British bank Barclays has been fined £290 million for trying to manipulate a key bank interest rate which influences the cost of loans and mortgages.
The BBC reports that the bank's traders lied to make the bank look more secure during the financial crisis and sometimes, working with traders at other banks, to make a profit.
Barclays said the actions fell well short of standards. Chief executive Bob Diamond and three other executives are to give up their annual bonus this year.
The Financial Services Authority is now looking into other banks.
The penalties from the British financial watchdog and US authorities followed "serious and widespread" misconduct, the authority said.
The fine is part of an international investigation into the setting of interbank rates between 2005 and 2009.
It seems highly likely that other banks, and in other countries, will face similar sanctions to that of Barclays, the BBC says.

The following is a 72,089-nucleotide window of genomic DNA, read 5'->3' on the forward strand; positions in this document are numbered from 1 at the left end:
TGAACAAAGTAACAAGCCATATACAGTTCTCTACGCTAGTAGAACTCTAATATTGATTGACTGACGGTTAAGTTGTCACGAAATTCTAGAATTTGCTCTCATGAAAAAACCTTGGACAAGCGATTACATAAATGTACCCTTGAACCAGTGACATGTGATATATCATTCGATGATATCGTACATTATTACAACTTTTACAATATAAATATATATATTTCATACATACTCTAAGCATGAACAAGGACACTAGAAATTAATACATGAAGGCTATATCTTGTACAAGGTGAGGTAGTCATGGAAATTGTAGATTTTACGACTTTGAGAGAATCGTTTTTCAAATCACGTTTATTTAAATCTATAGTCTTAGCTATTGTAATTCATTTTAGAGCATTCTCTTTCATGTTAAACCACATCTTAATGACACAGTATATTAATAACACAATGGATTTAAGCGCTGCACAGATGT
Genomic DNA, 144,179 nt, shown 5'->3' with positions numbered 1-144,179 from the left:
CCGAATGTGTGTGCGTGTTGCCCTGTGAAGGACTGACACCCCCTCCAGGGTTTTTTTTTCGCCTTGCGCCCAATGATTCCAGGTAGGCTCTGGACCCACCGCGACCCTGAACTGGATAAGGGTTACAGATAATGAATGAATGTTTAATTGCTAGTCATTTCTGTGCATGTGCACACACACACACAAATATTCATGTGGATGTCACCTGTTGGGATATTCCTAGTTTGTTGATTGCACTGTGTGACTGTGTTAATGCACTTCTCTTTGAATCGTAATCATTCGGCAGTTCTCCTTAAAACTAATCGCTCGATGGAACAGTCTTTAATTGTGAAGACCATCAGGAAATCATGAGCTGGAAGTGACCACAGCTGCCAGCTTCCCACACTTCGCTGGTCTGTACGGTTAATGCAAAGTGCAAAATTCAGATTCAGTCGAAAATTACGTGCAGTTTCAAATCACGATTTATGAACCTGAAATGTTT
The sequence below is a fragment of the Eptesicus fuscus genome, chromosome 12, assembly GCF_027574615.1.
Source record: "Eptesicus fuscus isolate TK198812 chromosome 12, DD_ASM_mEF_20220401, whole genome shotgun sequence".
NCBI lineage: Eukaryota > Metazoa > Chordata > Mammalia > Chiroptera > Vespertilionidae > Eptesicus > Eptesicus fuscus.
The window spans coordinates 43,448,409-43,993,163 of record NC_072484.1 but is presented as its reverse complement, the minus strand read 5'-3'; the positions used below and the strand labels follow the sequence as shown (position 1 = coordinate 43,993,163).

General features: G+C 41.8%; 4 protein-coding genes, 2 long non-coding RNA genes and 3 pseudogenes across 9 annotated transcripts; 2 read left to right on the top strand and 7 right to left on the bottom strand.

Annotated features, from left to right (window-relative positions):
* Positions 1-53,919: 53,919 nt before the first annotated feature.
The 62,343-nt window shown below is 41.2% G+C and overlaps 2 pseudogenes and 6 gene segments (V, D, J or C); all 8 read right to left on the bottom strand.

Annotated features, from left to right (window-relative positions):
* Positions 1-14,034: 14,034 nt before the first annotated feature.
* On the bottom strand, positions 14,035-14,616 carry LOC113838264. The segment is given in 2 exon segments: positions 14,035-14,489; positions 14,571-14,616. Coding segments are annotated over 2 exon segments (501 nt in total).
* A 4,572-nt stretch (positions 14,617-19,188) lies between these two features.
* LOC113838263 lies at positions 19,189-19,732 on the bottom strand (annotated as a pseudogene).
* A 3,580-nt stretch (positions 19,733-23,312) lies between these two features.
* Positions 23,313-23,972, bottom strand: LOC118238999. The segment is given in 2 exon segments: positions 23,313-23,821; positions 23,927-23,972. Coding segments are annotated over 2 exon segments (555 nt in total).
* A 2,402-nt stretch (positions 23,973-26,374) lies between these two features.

Barclays' misconduct relates to the daily setting of the London Interbank Offered Rate (Libor) and the Euro Interbank Offered Rate (Euribor).
These interest rates directly influence the value of trillions of dollars of financial deals between banks and other institutions. They can also affect lending rates to the public, for instance, with some mortgage deals.
It is not yet clear whether Barclays staff had succeeded in manipulating the interest rates to its advantage and therefore whether it had any impact on borrowers.